Asda has also taken some positive steps, though. Most indicative of this fact is the observation that over half of the total plastic weight reduction in the 2019 supermarket industry was as a direct result of measures introduced by Asda. More specifically, their 2020 opening of a sustainability store in Leeds represents an important first step toward reducing waste. This project may serve to illustrate the advantages – both environmental and economic – of more sustainable corporate practice, and in particular of a supermarket-led refill system. Carrying a range of major brands, Asda estimates that this single store will eliminate one million pieces of plastic per year. Across all stores, their commitment to remove plastic cutlery from on-the-go food products also represents a significant concession.


Morrisons have fallen from 2nd place in Greenpeace’s 2019 plastic waste report to 9th place in their 2020 equivalent. In the wake of a major increase in their use of plastic bags and bottles, Greenpeace have awarded them a measly score of 9 out of 100 for their in-store plastic reduction. This is the lowest score awarded to any of the top 10 supermarkets – the lowest by a long shot.

These failures are particularly concerning in light of the scale of Morrisons’ operations in the UK: it boasts a 9.8% market share, compared to Waitrose’s 4.3%. The impact of their failures are, therefore, likely to significantly outweigh that of Waitrose’s successes. Morrisons do, however, have some redeeming features: their previous successes mean that their overall plastic use since 2017 is still down by 9.4%. If the failures of 2020 continue, however, this is unlikely to be the case forever.


Tesco has made some significant plastic-related pledges in recent years. In November 2019, for example, the supermarket chain announced that it would remove one billion pieces of plastic from products in its UK stores by the end of 2020: a target it has subsequently hit. The Tesco website contains various references to its 4Rs strategy – ‘Remove, Reduce, Reuse, Recycle’ – which it touts as a means of removing non-recyclable packaging from its sites.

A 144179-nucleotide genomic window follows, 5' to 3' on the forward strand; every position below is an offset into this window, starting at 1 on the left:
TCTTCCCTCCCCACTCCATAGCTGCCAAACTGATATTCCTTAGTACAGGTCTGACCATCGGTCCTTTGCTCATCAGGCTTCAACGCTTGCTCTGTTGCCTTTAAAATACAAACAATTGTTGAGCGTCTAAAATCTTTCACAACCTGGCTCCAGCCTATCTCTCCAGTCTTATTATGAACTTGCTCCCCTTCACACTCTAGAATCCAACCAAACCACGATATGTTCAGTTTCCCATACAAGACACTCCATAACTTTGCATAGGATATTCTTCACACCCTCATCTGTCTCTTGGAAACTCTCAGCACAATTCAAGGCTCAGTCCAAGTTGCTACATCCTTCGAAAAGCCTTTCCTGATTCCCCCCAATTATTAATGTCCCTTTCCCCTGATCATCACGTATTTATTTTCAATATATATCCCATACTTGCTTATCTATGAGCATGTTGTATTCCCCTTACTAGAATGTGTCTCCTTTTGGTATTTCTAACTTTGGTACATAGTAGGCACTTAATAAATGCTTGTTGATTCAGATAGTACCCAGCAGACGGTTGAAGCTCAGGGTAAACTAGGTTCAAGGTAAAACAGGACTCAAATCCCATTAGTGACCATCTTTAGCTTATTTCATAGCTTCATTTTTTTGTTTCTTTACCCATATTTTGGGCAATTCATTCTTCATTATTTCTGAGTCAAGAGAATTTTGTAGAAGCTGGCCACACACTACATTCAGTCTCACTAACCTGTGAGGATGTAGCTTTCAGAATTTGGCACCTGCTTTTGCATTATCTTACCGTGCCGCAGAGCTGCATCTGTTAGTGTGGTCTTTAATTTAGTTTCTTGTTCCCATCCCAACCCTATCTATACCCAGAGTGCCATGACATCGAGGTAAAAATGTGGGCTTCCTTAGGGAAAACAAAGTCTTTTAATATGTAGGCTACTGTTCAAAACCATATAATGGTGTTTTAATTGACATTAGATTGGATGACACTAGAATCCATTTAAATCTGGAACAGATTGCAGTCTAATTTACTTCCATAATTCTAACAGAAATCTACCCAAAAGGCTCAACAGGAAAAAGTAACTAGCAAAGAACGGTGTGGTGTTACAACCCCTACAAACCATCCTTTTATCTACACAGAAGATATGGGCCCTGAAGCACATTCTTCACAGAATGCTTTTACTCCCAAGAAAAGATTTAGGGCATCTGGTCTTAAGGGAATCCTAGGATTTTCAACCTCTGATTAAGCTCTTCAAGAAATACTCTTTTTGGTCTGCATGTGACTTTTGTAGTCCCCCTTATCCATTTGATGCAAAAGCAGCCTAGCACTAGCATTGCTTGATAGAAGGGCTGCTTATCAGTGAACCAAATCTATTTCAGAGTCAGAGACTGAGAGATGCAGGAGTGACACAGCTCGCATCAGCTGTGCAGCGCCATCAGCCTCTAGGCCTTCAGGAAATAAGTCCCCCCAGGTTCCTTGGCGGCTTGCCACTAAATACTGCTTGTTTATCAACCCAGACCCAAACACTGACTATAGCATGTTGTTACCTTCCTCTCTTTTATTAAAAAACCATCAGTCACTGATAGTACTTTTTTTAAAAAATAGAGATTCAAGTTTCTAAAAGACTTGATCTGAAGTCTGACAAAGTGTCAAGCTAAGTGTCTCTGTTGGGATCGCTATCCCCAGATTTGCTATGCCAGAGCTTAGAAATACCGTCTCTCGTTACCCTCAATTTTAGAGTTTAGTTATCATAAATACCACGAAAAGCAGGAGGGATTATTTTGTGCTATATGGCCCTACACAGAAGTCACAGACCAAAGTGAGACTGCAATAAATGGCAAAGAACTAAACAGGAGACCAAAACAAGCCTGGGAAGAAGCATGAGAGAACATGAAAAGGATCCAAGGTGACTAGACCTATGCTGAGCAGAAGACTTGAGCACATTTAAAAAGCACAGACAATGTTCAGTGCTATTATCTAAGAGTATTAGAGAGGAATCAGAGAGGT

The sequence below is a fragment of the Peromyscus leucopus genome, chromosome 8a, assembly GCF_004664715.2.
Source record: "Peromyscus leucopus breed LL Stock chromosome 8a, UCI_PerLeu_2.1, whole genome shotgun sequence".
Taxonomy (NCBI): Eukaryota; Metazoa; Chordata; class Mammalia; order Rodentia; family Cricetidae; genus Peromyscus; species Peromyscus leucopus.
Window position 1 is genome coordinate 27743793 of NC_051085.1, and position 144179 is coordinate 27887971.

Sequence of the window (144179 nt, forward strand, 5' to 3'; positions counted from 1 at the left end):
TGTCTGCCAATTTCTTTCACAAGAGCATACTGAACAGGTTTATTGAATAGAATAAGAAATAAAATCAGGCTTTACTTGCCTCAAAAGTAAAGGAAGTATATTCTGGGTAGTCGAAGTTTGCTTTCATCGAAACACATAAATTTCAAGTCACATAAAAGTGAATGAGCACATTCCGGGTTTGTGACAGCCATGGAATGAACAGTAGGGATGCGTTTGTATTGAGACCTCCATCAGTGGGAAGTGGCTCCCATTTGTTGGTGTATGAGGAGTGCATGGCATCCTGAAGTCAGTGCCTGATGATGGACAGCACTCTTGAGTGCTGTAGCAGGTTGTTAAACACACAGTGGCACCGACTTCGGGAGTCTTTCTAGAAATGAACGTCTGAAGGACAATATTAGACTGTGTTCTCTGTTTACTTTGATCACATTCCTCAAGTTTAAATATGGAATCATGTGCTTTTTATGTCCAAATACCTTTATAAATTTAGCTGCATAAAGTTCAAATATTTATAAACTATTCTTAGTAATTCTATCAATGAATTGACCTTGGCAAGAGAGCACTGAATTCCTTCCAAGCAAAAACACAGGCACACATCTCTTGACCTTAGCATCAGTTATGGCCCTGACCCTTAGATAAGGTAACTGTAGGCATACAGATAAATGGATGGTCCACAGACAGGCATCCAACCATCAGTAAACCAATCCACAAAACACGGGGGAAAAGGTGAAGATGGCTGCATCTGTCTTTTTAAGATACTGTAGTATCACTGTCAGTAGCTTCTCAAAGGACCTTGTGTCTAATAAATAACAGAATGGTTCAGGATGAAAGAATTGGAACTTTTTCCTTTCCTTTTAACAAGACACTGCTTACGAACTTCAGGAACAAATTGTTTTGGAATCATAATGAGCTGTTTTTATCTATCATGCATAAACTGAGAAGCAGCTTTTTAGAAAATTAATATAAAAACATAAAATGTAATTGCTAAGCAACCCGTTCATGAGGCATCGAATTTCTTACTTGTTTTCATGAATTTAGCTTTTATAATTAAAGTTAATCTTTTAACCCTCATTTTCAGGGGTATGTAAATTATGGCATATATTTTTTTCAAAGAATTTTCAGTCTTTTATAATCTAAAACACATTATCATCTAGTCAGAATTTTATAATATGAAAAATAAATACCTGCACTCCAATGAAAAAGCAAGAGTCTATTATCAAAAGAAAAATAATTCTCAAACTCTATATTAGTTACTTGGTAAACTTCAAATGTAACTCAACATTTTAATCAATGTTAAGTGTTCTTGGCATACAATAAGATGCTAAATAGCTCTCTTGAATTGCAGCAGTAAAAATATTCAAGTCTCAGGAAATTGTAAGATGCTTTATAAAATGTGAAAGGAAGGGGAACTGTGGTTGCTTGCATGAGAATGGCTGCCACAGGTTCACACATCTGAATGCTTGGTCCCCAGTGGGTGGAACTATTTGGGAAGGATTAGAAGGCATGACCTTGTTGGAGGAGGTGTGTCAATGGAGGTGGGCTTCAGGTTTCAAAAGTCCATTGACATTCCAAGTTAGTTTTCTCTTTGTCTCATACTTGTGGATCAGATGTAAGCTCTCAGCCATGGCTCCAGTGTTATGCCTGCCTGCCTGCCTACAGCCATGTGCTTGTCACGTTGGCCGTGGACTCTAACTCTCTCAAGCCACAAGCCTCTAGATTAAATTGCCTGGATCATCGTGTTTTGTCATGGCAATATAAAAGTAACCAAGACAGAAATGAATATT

In Greenpeace’s 2021 report, however, Tesco’s were deemed worthy of a lowly 11 out of 100 for their plastic reduction rating (the second lowest of any supermarket). This is somewhat deceptive, however, since they do manage to rank 6th out of 10 supermarkets in their overall attitude to plastic, possibly due to their much higher score on reusables (70 out of 100). Tesco have also succeeded in attaining a 4.8% reduction in own-brand plastic usage since 2017.

It should be noted, however, that even those supermarkets which are on the right track are still not doing enough to reduce plastic waste. In 2019, UK supermarkets produced 896,853 tonnes of plastic packaging: that’s only a 2% reduction from the amount they produced the year before. One might say ‘progress is progress’, but that take is over-simple; plastic pollution is a time sensitive issue, and the time for incremental improvements has passed. That said, supermarkets do generally seem to be becoming more amenable to the complaints of anti-plastic campaigners – so keep up the pressure!


Much of the data in this report comes from a collaborative report published by Greenpeace and the Environmental Investigation Agency. The full paper can be found at the following address: